States’ legal organization and law of procedure, since this is clearly outside its remit?

4. Can the Commission give full details of possible alternative methods of improving recovery times in
commercial transactions?
9. 10. 98 EN Official Journal of the European Communities C 310/61

Answer given by Mr Papoutsis on behalf of the Commission


(5 May 1998)

The Commission would like to state at the outset that it formulated its report on late payments in commercial
transactions (1) after having proceeded to a wide consultation exercise during which 80% of those expressing an
opinion were in favour of Community legislation on late payments. This included an open hearing at which
representatives of various professions including the legal profession gave their opinion. While the Commission
has cited statistical material from various studies, no external organisation has played a part in the
decision-making procedure.

The Commission agrees with the Honourable Member that the quality and competence of the legal profession is
not in question. It merely wants to ensure that creditors to whom payment is overdue have access to rapid,
efficient and inexpensive redress procedures enabling them to obtain payment and compensation for damages.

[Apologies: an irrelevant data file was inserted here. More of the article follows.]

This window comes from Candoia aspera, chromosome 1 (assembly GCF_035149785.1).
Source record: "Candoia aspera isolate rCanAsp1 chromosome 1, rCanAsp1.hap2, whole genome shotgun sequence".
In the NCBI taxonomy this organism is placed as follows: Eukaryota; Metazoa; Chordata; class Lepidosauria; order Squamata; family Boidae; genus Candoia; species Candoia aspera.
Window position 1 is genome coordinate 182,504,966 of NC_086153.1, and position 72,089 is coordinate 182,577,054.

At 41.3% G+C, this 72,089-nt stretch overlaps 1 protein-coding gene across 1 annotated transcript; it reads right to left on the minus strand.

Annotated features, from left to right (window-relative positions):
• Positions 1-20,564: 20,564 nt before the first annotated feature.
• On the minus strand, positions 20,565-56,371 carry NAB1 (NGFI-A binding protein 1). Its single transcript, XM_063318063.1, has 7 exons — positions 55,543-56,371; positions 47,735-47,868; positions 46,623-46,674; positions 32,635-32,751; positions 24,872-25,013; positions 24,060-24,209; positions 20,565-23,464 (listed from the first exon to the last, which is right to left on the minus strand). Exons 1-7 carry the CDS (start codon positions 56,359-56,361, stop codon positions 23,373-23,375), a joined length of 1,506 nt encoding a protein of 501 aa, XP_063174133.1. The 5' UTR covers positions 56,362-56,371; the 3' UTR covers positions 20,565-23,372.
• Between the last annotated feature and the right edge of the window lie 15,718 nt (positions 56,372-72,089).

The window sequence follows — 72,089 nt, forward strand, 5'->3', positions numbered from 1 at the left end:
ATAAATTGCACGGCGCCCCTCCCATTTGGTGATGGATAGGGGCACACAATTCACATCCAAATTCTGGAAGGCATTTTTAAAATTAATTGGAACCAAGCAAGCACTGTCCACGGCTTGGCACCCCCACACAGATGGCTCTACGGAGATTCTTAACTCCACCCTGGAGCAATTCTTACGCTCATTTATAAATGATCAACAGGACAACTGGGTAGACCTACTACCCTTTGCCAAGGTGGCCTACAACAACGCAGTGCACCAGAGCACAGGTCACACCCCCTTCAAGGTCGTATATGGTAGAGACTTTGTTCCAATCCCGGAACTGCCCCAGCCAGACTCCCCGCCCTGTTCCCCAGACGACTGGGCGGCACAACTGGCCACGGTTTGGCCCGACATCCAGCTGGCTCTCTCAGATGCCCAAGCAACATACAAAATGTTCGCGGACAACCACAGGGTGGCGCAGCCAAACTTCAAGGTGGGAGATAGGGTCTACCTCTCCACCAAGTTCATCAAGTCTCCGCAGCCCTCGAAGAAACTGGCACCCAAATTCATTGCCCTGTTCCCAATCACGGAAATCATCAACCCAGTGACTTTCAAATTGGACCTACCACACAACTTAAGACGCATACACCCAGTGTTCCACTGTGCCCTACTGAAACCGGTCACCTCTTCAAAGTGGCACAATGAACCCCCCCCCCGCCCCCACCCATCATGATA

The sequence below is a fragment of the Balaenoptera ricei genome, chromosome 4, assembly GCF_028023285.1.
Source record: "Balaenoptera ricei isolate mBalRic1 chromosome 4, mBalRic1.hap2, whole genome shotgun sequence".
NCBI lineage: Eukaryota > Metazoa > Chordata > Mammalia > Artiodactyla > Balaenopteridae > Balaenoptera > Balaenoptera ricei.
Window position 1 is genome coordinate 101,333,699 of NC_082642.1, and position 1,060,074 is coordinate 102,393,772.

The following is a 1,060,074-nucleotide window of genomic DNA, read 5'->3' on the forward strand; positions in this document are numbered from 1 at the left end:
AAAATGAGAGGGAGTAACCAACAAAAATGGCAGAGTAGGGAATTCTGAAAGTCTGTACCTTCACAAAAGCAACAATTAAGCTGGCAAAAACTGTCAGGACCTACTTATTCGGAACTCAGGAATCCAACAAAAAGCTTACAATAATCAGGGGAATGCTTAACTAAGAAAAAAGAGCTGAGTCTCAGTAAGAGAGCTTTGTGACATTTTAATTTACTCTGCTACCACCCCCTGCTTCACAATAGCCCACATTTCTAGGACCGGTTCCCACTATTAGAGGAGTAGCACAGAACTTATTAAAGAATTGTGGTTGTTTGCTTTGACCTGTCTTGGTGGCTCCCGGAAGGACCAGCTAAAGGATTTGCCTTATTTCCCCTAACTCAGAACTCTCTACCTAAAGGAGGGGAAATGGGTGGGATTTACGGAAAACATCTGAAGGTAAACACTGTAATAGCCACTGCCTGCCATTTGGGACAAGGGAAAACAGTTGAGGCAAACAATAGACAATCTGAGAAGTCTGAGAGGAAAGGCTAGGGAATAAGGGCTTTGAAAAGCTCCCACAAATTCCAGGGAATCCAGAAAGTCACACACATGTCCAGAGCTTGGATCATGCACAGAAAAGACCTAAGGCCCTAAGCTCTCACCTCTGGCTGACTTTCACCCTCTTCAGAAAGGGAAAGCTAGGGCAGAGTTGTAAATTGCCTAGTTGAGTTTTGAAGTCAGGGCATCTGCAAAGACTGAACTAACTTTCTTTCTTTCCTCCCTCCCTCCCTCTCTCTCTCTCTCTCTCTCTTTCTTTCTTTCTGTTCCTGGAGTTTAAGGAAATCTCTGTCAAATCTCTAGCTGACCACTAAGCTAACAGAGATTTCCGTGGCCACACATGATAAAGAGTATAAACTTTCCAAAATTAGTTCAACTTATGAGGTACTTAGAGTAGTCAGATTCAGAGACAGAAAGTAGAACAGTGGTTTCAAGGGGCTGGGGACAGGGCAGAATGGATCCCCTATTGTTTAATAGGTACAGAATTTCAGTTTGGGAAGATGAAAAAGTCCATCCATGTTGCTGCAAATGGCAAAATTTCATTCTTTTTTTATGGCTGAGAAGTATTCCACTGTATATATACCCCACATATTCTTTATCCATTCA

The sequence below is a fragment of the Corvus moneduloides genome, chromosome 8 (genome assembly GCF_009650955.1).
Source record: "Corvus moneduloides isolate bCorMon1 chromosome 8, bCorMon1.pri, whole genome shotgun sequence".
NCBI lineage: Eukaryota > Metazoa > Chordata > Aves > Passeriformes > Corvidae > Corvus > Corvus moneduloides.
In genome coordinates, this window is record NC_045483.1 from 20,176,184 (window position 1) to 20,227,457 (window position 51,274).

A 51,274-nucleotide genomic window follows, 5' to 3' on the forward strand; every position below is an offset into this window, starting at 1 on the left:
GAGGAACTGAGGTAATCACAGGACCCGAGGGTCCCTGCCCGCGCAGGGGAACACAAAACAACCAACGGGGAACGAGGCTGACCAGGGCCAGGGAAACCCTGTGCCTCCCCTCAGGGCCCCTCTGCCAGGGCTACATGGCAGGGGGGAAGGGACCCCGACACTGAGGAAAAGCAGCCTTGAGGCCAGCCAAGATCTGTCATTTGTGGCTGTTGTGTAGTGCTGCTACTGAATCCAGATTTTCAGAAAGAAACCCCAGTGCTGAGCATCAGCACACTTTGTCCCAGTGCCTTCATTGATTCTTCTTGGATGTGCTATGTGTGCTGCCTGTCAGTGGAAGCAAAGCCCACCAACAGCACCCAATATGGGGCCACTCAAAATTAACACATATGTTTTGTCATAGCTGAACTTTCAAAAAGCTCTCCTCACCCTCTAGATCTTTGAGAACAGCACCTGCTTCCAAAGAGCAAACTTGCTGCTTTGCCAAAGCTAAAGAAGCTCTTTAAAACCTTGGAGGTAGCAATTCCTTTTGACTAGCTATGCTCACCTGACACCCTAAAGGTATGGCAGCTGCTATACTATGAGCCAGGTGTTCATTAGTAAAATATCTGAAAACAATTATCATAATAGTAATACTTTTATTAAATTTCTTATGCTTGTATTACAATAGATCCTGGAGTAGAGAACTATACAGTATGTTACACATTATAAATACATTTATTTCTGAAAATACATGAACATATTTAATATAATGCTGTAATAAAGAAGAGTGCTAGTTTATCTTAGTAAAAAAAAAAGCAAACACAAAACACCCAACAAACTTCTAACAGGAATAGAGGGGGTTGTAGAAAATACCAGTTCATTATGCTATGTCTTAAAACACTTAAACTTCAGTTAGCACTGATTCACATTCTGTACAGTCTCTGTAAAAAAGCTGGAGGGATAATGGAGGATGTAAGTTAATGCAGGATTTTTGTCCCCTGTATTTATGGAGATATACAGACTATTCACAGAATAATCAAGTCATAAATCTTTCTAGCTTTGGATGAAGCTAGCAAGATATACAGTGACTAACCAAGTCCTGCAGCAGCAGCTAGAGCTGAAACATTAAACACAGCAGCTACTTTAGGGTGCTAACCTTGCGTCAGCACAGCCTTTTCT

The Commission has decided not to address the question of competition between lawyers and debt collection
agencies in its proposal for a directive on late payment (2).

(1) OJ C 216, 17.7.1997.


(2) COM(1998) 126 final.

(98/C 310/78) WRITTEN QUESTION E-0421/98


by Graham Watson (ELDR) to the Commission
(24 February 1998)

Subject: The Millenium Bug

Will the Commission publish a regular report on the progress of EU governments and industry towards
millenium bug compliance, together with the costs involved?

Answer given by Mr Bangemann on behalf of the Commission


(1 April 1998)

The Commission has adopted a communication on the year 2000 computer problem (1), which outlines roles for
enterprises, associations and Member States and indicates the scope for Community action on this matter.
Among the activities proposed is the publication of periodic reports on progress as well as on the efforts made in
Member States. An essential basis for such reports will be the discussions in all relevant Councils on the progress
made within the Community towards year 2000 readiness together with the regular exchange of information on
this matter among year 2000 initiatives undertaken by Member States and European associations.

On the matter of costs, it will be recalled that estimates have been made and widely published. These are also
reported in the communication. Since it is generally agreed that detailed monitoring of costs is impractical, it is
not envisaged that this aspect will be covered, but estimates may be revised from time to time.

(1) COM(98) 102.

(98/C 310/79) WRITTEN QUESTION E-0423/98


by Graham Watson (ELDR) to the Commission
(24 February 1998)

Subject: The Millenium Bug

What work has been done to ensure that the European Central Bank will be millenium bug compliant?